A fourth podium finish in another record-breaking world championship performance has Launceston-born Ariarne Titmus ready to change the landscapes of both Australian swimming and Tasmanian sport.
The freestyle specialist had a meet to remember in South Korea, beating idol Katie Ledecky for the 400-metre crown before leading the 4x200m relay team to a world record victory over the US.
Titmus also claimed a silver medal in the 200m and, on the penultimate day of competition, flew home to set a new Oceania record of 8:15.70 to add bronze in the 800m behind Ledecky and Italy's Simona Quadarella.
With the Tokyo Olympics dominating the 18-year-old's horizon, Titmus is set to compete around the globe for a franchised outfit in the inaugural International Swimming League.
Signed to the San Francisco-based Cali Condors, led by four-time Olympic gold medallist and general manager Jason Lezak, Titmus joins fellow Australian stars Mitch Larkin and Jack Cartwright in the line-up with the innovative competition promising to change the swimming landscape.
"The biggest thing now is where swimming is going to go in the future," Ariane's father, Steve Titmus said from Gwangju.
"The biggest focus will be the Olympics for next year. Mixed in with that will be a bit of the ISL and then after the Olympics next year it will be back into a cycle of world championships for both short-course and long-course."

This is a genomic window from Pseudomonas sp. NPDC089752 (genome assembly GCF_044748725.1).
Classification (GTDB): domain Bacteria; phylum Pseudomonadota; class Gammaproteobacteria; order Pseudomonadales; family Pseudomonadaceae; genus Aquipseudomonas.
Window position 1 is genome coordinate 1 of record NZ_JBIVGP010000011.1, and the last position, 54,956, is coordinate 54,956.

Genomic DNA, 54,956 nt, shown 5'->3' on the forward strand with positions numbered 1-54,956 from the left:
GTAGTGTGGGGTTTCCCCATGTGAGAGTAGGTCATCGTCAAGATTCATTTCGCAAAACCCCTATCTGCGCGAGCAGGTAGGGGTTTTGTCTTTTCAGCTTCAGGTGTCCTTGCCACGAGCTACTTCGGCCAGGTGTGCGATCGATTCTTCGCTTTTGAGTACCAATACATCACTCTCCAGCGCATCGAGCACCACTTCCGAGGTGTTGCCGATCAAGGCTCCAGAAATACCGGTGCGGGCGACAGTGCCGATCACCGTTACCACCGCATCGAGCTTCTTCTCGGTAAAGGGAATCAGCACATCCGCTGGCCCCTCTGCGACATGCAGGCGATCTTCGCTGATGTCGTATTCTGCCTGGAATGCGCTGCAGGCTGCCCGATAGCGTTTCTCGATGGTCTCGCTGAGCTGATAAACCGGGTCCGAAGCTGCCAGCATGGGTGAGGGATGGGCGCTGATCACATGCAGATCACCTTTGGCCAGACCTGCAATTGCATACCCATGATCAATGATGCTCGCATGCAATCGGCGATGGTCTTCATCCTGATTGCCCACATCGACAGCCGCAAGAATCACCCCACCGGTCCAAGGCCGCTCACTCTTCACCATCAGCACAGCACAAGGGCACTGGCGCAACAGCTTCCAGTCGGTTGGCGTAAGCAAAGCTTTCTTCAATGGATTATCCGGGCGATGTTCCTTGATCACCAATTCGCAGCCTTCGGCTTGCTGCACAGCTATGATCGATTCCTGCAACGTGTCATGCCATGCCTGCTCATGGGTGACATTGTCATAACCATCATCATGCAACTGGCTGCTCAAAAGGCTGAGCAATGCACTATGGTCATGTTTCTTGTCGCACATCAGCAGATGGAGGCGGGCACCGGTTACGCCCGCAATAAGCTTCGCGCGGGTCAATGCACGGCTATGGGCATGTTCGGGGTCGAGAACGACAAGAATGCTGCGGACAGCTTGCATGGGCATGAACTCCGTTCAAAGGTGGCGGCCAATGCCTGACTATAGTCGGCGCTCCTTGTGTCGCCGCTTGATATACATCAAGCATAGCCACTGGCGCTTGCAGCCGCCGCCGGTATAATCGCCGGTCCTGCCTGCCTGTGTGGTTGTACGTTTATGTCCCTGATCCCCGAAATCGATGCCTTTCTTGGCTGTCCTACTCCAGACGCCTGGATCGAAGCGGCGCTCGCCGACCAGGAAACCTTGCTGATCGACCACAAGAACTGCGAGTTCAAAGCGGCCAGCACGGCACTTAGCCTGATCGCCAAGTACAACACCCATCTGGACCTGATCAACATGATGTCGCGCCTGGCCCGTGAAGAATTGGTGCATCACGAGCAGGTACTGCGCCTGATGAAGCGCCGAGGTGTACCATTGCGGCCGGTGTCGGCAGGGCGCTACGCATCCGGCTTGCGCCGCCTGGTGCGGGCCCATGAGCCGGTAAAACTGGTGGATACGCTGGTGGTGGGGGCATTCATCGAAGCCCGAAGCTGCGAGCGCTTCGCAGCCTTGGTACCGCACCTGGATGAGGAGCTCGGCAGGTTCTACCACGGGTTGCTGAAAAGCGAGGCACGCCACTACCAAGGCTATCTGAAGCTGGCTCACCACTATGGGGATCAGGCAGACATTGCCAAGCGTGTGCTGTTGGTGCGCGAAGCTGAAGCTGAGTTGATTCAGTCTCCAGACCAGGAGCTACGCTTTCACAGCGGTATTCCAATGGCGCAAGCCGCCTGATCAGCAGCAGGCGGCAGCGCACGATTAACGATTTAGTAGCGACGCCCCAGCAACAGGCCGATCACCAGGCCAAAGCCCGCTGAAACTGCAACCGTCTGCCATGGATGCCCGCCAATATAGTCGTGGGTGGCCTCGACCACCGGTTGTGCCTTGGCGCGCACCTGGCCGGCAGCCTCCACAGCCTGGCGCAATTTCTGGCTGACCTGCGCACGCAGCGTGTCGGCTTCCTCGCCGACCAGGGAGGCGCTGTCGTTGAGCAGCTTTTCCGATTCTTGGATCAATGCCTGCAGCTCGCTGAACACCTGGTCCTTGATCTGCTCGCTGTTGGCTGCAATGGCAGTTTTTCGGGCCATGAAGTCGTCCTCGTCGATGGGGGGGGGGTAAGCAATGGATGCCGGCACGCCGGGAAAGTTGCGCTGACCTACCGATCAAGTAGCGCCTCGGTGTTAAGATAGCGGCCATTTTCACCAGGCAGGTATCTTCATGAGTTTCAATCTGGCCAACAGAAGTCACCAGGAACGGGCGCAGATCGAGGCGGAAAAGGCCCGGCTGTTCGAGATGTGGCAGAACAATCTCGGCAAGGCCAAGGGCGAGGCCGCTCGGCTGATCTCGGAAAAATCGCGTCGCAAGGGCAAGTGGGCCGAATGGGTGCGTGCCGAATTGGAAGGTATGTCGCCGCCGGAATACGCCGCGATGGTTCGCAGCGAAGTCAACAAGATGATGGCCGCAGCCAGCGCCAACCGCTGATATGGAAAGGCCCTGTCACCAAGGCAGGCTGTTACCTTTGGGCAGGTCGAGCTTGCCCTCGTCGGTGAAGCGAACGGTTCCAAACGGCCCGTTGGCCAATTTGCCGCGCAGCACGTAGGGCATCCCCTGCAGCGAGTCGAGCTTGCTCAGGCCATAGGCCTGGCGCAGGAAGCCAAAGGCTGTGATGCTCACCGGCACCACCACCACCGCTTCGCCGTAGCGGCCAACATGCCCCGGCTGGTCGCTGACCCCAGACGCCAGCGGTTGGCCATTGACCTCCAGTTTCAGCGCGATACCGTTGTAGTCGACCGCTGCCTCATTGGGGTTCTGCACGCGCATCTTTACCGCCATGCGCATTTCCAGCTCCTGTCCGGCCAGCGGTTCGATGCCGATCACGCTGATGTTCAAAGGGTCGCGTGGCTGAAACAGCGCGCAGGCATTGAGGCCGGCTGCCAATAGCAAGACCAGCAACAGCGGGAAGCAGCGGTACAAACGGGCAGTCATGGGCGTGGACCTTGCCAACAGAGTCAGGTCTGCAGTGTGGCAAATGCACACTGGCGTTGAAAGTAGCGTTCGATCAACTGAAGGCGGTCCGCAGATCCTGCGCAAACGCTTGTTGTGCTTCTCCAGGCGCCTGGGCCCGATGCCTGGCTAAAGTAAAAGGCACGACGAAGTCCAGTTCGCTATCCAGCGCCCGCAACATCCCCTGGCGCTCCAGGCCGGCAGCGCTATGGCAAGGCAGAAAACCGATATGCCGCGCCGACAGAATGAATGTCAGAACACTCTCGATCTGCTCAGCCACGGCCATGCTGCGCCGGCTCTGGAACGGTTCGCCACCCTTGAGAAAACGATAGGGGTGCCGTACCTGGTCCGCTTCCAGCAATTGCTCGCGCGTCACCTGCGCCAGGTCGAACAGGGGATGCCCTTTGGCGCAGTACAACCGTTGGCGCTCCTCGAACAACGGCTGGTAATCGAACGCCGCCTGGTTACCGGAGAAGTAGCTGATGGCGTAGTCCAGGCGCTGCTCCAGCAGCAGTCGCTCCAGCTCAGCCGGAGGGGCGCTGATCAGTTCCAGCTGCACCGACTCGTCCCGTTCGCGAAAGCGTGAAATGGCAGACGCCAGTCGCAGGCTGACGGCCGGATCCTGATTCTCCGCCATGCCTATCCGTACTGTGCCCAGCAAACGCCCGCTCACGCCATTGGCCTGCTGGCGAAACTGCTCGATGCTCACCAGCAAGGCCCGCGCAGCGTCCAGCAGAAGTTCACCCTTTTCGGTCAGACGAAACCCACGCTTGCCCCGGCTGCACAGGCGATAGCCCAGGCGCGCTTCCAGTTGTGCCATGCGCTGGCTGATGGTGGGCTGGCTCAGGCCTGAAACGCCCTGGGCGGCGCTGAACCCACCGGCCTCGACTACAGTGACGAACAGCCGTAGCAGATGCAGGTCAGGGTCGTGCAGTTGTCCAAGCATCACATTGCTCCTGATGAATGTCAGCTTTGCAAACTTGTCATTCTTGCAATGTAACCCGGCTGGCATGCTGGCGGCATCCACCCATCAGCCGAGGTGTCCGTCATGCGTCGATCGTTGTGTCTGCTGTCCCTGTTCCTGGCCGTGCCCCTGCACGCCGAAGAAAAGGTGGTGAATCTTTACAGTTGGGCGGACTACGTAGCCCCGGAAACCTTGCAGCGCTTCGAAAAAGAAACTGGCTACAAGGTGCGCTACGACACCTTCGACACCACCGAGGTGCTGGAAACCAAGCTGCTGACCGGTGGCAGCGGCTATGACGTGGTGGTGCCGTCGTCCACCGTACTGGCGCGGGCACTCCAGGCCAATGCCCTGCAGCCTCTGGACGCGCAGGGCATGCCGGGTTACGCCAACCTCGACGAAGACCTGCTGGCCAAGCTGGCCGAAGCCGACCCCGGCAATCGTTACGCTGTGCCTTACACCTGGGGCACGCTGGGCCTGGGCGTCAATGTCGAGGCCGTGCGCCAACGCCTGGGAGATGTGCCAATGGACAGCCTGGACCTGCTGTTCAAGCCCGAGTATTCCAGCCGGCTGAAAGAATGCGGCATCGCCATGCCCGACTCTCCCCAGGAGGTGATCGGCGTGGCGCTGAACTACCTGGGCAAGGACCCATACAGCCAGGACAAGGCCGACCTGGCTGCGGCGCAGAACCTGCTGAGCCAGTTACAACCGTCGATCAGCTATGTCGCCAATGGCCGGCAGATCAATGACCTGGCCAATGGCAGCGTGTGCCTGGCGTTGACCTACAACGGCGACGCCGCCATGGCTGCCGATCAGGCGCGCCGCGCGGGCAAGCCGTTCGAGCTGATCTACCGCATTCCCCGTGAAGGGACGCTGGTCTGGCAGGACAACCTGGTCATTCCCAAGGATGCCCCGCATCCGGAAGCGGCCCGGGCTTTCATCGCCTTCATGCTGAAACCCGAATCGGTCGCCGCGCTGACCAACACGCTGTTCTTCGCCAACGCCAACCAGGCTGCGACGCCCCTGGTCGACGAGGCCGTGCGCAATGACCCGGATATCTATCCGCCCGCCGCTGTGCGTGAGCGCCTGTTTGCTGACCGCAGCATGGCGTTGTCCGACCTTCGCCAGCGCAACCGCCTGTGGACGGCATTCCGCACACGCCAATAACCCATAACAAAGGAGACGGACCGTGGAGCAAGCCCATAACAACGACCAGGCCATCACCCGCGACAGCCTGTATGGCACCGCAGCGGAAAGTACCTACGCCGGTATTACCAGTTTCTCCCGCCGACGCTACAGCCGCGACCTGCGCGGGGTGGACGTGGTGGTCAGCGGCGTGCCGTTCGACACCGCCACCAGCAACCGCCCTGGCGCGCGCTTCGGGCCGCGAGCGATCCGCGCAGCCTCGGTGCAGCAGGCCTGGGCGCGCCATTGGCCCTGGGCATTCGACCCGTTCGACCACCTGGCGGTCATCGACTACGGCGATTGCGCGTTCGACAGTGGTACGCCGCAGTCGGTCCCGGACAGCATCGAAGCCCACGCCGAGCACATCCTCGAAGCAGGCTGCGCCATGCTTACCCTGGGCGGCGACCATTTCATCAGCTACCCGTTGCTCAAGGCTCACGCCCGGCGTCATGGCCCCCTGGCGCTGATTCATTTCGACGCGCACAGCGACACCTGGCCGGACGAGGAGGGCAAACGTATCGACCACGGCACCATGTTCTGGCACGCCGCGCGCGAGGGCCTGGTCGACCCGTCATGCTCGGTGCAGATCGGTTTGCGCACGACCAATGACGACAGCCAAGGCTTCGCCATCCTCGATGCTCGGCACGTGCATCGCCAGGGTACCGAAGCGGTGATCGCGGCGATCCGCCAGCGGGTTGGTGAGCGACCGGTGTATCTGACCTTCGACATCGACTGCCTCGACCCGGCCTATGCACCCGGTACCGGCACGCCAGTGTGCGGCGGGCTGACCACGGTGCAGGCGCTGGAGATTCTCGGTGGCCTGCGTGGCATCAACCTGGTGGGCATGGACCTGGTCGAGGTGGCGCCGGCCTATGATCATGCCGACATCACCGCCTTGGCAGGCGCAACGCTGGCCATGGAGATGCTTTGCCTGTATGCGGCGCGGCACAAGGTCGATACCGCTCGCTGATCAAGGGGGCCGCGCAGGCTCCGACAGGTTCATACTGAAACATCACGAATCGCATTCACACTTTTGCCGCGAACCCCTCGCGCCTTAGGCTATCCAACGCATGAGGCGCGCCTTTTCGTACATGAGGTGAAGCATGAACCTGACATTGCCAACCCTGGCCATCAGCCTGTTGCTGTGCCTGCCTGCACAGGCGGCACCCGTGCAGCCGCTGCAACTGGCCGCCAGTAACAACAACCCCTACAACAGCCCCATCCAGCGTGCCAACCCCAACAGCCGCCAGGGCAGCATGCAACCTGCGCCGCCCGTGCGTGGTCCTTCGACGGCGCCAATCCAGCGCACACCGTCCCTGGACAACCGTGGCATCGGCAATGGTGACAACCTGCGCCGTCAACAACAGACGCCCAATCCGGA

Getting underway in October, Titmus is set to visit Naples, Indianapolis and Washington before the competition concludes in December with a blockbuster final at Las Vegas' Mandalay Bay Casino, offering equal prize-money for male and female athletes.
Titmus' outstanding world championships performance has prompted discussion whether the youthful swimmer is among the likes of Ricky Ponting, Matthew Wells, Peter Hudson and Richie Porte as the greatest athletes Tasmania has produced.
Steve described such comments made as "humbling" before expressing his pure pride for his daughter's achievements.
"Tasmania has produced some tremendous athletes over the years and to have our daughter described in those words is really humbling and makes us feel enormously proud that we've been able to raise a daughter who is so focused on her sport.
"We are in awe of her commitment to her sport and her focus. At the end of the day, whatever accolades may come her way, she would have deserved them because she's worked so hard."
ELSEWHERE IN SPORT
Moving from Launceston to Queensland in mid-2015, the Titmus family left behind Tasmanian friends to help chase their daughter's dream and realise her full potential, a move which has clearly paid off.
"There's been some wonderful things written in the past week and it's really humbling and it's enormously emotional to read some of these tremendous things that have been written."
In addition to her world record and two gold medals at the world championships, Titmus has a short-course world record to her name set in 2018.
Subscriptions are available here.
Sign up to our Sport email here.
Know a junior sport star? Make a nomination for our 2019 Junior Sports Awards here.